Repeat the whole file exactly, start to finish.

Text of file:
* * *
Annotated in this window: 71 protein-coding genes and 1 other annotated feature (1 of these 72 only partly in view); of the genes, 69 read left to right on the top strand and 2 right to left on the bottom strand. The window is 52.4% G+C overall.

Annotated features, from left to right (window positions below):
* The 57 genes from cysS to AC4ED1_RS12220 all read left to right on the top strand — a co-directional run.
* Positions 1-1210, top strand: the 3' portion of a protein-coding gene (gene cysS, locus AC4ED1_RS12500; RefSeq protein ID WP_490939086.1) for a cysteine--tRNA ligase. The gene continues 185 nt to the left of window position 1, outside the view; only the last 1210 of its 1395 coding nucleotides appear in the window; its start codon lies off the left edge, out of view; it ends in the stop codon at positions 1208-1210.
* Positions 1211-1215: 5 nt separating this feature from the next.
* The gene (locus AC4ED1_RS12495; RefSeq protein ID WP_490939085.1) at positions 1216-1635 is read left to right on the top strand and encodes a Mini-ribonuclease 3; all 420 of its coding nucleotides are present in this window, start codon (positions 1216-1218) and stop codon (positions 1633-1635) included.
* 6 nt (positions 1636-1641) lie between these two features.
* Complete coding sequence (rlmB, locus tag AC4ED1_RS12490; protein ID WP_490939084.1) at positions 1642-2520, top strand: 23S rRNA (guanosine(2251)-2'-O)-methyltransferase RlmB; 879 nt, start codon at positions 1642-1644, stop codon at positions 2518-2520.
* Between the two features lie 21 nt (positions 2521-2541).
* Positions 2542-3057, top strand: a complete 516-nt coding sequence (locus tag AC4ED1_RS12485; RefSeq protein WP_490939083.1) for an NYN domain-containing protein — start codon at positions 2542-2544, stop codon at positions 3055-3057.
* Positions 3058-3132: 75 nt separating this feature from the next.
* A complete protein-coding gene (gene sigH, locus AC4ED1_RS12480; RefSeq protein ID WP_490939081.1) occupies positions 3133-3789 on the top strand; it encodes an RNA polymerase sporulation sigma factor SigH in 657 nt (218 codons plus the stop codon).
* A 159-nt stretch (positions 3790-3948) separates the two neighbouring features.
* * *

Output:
Annotated in this window: 71 protein-coding genes and 1 other annotated feature (1 of these 72 only partly in view); of the genes, 69 read left to right on the top strand and 2 right to left on the bottom strand. The window is 52.4% G+C overall.

Annotated features, from left to right (window positions below):
* The 57 genes from cysS to AC4ED1_RS12220 all read left to right on the top strand — a co-directional run.
* Positions 1-1210, top strand: the 3' portion of a protein-coding gene (gene cysS, locus AC4ED1_RS12500; RefSeq protein ID WP_490939086.1) for a cysteine--tRNA ligase. The gene continues 185 nt to the left of window position 1, outside the view; only the last 1210 of its 1395 coding nucleotides appear in the window; its start codon lies off the left edge, out of view; it ends in the stop codon at positions 1208-1210.
* Positions 1211-1215: 5 nt separating this feature from the next.
* The gene (locus AC4ED1_RS12495; RefSeq protein ID WP_490939085.1) at positions 1216-1635 is read left to right on the top strand and encodes a Mini-ribonuclease 3; all 420 of its coding nucleotides are present in this window, start codon (positions 1216-1218) and stop codon (positions 1633-1635) included.
* 6 nt (positions 1636-1641) lie between these two features.
* Complete coding sequence (rlmB, locus tag AC4ED1_RS12490; protein ID WP_490939084.1) at positions 1642-2520, top strand: 23S rRNA (guanosine(2251)-2'-O)-methyltransferase RlmB; 879 nt, start codon at positions 1642-1644, stop codon at positions 2518-2520.
* Between the two features lie 21 nt (positions 2521-2541).
* Positions 2542-3057, top strand: a complete 516-nt coding sequence (locus tag AC4ED1_RS12485; RefSeq protein WP_490939083.1) for an NYN domain-containing protein — start codon at positions 2542-2544, stop codon at positions 3055-3057.
* Positions 3058-3132: 75 nt separating this feature from the next.
* A complete protein-coding gene (gene sigH, locus AC4ED1_RS12480; RefSeq protein ID WP_490939081.1) occupies positions 3133-3789 on the top strand; it encodes an RNA polymerase sporulation sigma factor SigH in 657 nt (218 codons plus the stop codon).
* A 159-nt stretch (positions 3790-3948) separates the two neighbouring features.